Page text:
Seville show their generosity?
Learn and have fun!

Educators: These activities align to Ohio Academic Content Standards as indicated in

parentheses after each activity. These are examples. Other content standards may also apply.

Kids, parents, and others: These ideas are useful for library programs, family activities, and other
projects. Academic content standards define what students in K-12 should know and be able to
do at each grade. They are included for teachers who want to use this book in school. For
more information on the Ohio Academic Content Standards, see the Ohio Department of
Education website at and click on “Academic Content Standards”
in the Educators section.

These activities also map to Howard Gardner's Theory of Multiple Intelligences.

• Pair children and have them measure one another’s heights. Make a graph of the
students’ heights. Ask each child to estimate approximately how many of them it
would it take to reach the height of the giants in the book. (M Measurement PK-2
Benchmarks A, C, D; Multiple Intelligences: Logical/Mat hematical)

• The residents of Seville go out of their way to welcome Captain Bates into their
community. Ask the children to tell about a time someone did something nice for
them or a time when they did something nice for someone else. Then, have each
child write his/her story on a giant paper heart for display. (SS Citizenship Rights and
Responsibilities K-2 Benchmarks A, B; ELA Writing Applications PK-2; Multiple Intelligences: Int rapersonal,
Interpersonal and Verbal/Linguistic)

• The residents of Seville threw a square dance for Captain Bates. Teach the group
square dancing techniques and practice square dancing together. Group leaders
may find square dance instructional books and CDs at the library, or locate free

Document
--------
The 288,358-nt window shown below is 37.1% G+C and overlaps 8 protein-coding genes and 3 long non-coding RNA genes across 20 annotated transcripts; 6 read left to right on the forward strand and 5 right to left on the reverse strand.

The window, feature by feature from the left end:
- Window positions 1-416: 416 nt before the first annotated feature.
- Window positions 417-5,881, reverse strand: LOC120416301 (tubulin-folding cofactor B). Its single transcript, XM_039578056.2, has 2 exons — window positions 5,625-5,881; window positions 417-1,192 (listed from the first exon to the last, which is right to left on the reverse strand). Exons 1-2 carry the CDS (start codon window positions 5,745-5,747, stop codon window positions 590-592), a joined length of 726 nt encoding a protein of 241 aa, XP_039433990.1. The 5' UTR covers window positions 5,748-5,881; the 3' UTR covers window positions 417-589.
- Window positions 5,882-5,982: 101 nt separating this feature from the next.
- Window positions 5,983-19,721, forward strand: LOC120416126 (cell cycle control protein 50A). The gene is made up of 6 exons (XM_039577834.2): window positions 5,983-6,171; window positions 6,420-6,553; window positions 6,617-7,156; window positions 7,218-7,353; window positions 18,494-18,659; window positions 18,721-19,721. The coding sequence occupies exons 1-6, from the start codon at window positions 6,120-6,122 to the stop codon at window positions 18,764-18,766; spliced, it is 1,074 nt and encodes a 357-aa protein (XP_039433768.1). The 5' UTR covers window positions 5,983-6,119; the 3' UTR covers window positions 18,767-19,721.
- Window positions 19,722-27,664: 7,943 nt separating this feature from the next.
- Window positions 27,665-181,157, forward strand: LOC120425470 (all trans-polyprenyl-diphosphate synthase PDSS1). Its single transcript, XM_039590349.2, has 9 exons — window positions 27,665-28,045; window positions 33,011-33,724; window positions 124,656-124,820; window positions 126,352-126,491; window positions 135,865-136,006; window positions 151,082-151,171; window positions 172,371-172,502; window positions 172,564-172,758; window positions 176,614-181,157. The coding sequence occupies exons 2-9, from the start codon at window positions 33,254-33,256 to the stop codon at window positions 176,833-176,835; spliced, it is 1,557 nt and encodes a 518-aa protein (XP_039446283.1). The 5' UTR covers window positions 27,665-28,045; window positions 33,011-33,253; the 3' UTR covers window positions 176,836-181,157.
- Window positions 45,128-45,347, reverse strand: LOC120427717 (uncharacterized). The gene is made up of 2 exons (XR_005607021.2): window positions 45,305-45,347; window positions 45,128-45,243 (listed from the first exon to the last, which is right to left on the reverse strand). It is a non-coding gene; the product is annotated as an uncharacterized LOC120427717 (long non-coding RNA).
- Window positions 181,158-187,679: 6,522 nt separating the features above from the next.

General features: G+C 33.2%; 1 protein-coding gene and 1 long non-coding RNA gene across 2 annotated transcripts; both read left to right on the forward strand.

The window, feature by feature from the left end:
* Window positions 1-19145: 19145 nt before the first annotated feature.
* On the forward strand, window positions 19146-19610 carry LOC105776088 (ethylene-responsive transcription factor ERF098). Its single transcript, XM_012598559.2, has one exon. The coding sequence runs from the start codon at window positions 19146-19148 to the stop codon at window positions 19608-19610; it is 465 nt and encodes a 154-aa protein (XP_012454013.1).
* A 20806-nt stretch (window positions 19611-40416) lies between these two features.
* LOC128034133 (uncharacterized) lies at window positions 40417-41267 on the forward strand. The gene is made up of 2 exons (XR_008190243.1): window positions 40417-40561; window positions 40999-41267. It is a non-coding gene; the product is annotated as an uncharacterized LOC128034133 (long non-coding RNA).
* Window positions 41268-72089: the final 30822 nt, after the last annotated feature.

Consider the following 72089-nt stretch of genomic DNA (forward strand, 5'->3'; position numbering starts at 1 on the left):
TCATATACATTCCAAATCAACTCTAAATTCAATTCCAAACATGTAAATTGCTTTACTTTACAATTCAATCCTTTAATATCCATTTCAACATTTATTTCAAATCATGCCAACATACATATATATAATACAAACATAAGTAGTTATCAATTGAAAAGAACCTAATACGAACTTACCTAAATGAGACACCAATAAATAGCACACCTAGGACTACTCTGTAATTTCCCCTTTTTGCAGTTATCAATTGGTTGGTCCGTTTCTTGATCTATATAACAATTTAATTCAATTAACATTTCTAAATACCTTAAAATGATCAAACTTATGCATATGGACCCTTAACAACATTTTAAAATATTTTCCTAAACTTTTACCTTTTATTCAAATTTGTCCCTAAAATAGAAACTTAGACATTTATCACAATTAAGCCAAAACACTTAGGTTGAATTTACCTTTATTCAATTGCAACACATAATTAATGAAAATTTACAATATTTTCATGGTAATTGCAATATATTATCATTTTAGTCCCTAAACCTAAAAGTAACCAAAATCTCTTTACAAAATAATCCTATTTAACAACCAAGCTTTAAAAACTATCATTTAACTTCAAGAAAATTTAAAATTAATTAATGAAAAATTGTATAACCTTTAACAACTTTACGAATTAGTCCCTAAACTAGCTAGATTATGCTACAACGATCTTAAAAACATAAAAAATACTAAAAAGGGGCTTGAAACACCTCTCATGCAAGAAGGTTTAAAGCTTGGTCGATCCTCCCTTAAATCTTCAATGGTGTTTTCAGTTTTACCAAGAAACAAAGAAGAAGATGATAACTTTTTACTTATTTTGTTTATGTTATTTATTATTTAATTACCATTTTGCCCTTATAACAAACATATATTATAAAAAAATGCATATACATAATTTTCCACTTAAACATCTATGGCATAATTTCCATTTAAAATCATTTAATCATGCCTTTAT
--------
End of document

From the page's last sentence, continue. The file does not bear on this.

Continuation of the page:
downloads such as these from EZ-Tracks (
SubCat-Square%20Dance.html). Dosado has a list of square dance call definitions
to help you out: (FA-Dance Creat ive
Expression and Communication K-4 Benchmark A; FA-Music Historical, Cult ural, and Social Contexts K-4;
Mult iple Intelligences: Rhyt hmic/Musical and Bodily-Kinesthetic)

• Have the children retell the beginning, middle, and end of The Giant of Seville. Then,
give each a graphic organizer (see
to plan the beginning, middle, and end of his/her own tall tale. After that, have
each write his/her own tall tale. (ELA Writ ing Processes K-2; Multiple Intelligences:

• Have the children design and create their own top hats using construction paper
and other art supplies. (FA-Visual Art s Creative Expression and Communication K-4; Multiple
Intelligences: Visual/Spat ial)

Act ivities adapt ed from Classroom Book of the Week by Kate Narit a
(http://katenarit a.blogspot .com/2009/11/ ml). Used wit h permission.
Explore more!
Seville, Ohio’s annual celebration of the Van Buren family

Martin Van Buren Bates and Anna Haining Swan
A history of the Bates family from Potter Family Genealogy

Circus Historical Society
This site takes a look at the history of the circus.

Medina County Historical Society

The Village of Seville, Ohio

More Books to Read and Share

These books have similar themes to The Giant of Seville and are good companion books.

Kathy Combs, Kitty Griffin and M ike Wohnoutka (illus.), The Foot-Stomping Adventures of
Clementine Sweet
Sally Derby, Whoosh Went the Wind!
Pat Mora and Raul Colón (illus.), Dona Flor: A Tall Tale About a Giant Woman with a
Great Big Heart
Jerdine Nolen and Kadir Nelson (illus.), Thunder Rose
Mary Pope Osborne and M ichael McCurdy (illus.), American Tall Tales

Book recommendations from Classroom Book of the Week by Kat e Narit a

(http://katenarit a.blogspot .com/2009/11/ ml). Used wit h permission.

About Choose to Read Ohio

Choose to Read Ohio (CTRO) spotlights Ohio authors and promotes reading across Ohio. The
State Library of Ohio, in partnership with Ohioana Library Association, developed this initiative to
encourage Ohioans of all ages to share literature by authors nativ e to, residing in, or associated
with Ohio. CTRO is adaptable for use in classrooms, libraries, bookstores, by book discussion
groups, families, and other community groups.

Explore Choose to Read Ohio resources & toolkits: